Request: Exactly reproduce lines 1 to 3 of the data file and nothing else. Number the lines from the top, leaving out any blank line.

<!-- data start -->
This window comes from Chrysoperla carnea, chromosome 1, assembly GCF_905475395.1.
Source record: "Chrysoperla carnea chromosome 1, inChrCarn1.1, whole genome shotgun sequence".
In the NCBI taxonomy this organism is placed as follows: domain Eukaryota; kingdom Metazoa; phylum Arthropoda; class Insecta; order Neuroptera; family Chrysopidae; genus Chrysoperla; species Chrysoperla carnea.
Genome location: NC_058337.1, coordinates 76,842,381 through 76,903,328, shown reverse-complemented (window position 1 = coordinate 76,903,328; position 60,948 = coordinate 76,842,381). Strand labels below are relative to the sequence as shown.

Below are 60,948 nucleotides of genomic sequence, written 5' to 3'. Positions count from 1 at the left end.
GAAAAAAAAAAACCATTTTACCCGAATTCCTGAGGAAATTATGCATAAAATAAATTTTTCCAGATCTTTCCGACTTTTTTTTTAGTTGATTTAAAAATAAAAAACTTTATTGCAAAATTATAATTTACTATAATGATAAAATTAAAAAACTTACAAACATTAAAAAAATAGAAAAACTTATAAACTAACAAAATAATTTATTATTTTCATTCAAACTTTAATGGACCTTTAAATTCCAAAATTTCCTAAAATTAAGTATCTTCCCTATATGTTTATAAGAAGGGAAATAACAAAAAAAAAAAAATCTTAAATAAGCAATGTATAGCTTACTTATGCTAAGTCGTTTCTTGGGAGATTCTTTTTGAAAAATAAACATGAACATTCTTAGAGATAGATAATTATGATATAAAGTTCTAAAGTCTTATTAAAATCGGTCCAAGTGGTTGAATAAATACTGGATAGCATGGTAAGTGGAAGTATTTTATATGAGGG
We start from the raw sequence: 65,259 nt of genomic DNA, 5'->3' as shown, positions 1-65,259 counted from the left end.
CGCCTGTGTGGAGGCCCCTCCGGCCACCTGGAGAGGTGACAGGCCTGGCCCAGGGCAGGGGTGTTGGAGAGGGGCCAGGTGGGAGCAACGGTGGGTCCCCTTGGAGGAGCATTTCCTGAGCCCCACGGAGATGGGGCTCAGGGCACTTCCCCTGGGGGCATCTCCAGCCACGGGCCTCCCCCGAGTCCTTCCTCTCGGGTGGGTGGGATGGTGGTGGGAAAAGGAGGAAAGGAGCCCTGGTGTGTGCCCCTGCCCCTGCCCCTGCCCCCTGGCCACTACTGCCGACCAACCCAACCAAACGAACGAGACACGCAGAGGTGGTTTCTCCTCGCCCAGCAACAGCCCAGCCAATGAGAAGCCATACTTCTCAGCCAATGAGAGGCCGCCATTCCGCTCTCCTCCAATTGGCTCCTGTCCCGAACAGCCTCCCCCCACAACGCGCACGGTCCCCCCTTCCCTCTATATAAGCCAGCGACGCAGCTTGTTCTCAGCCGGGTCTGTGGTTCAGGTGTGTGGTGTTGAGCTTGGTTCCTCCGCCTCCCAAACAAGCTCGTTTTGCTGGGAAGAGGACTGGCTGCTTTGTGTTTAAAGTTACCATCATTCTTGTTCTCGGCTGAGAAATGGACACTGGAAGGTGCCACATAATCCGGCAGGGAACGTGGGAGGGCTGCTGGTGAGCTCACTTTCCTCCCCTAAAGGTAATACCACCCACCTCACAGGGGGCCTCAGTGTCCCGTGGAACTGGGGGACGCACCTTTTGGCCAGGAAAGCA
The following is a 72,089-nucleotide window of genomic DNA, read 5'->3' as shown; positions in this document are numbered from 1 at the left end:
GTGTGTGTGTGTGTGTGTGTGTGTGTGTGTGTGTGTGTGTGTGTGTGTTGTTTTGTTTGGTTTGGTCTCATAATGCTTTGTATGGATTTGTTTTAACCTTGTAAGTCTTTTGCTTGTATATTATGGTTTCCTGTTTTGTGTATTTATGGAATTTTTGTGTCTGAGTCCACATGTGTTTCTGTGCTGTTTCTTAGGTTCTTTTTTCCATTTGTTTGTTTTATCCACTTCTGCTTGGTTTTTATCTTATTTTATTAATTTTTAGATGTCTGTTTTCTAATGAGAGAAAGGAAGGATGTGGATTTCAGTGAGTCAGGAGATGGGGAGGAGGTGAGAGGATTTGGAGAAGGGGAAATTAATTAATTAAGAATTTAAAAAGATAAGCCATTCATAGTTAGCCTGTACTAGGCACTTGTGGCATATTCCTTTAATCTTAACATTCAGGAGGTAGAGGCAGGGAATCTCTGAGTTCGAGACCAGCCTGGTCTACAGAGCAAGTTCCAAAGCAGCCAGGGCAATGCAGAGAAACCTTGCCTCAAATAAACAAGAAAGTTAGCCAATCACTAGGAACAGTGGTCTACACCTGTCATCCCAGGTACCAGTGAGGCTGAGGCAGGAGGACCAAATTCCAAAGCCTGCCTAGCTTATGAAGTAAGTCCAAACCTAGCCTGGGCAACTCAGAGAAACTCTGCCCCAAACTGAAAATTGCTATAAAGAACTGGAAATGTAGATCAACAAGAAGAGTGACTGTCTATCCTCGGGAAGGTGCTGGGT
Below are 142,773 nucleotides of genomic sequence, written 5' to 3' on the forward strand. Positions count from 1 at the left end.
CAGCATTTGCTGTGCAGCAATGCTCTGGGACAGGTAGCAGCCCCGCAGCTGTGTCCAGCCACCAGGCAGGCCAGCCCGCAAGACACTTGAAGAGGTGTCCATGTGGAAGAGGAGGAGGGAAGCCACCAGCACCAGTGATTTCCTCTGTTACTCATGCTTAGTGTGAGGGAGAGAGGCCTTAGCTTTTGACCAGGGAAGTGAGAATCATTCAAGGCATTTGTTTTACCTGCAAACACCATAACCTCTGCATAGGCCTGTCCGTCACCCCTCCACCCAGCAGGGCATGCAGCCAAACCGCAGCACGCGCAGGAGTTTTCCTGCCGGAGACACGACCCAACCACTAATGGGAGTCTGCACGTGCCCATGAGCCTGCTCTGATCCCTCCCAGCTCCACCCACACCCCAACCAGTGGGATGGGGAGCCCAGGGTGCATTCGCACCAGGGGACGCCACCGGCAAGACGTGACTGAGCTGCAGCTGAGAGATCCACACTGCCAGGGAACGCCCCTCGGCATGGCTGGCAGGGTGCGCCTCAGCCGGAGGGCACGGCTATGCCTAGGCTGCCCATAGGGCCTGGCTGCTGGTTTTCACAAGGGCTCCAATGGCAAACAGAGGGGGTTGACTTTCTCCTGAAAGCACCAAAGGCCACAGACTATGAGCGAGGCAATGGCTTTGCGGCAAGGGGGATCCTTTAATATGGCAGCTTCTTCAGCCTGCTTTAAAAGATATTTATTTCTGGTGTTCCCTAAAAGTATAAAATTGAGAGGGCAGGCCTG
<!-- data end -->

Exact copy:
This window comes from Chrysoperla carnea, chromosome 1, assembly GCF_905475395.1.
Source record: "Chrysoperla carnea chromosome 1, inChrCarn1.1, whole genome shotgun sequence".
In the NCBI taxonomy this organism is placed as follows: domain Eukaryota; kingdom Metazoa; phylum Arthropoda; class Insecta; order Neuroptera; family Chrysopidae; genus Chrysoperla; species Chrysoperla carnea.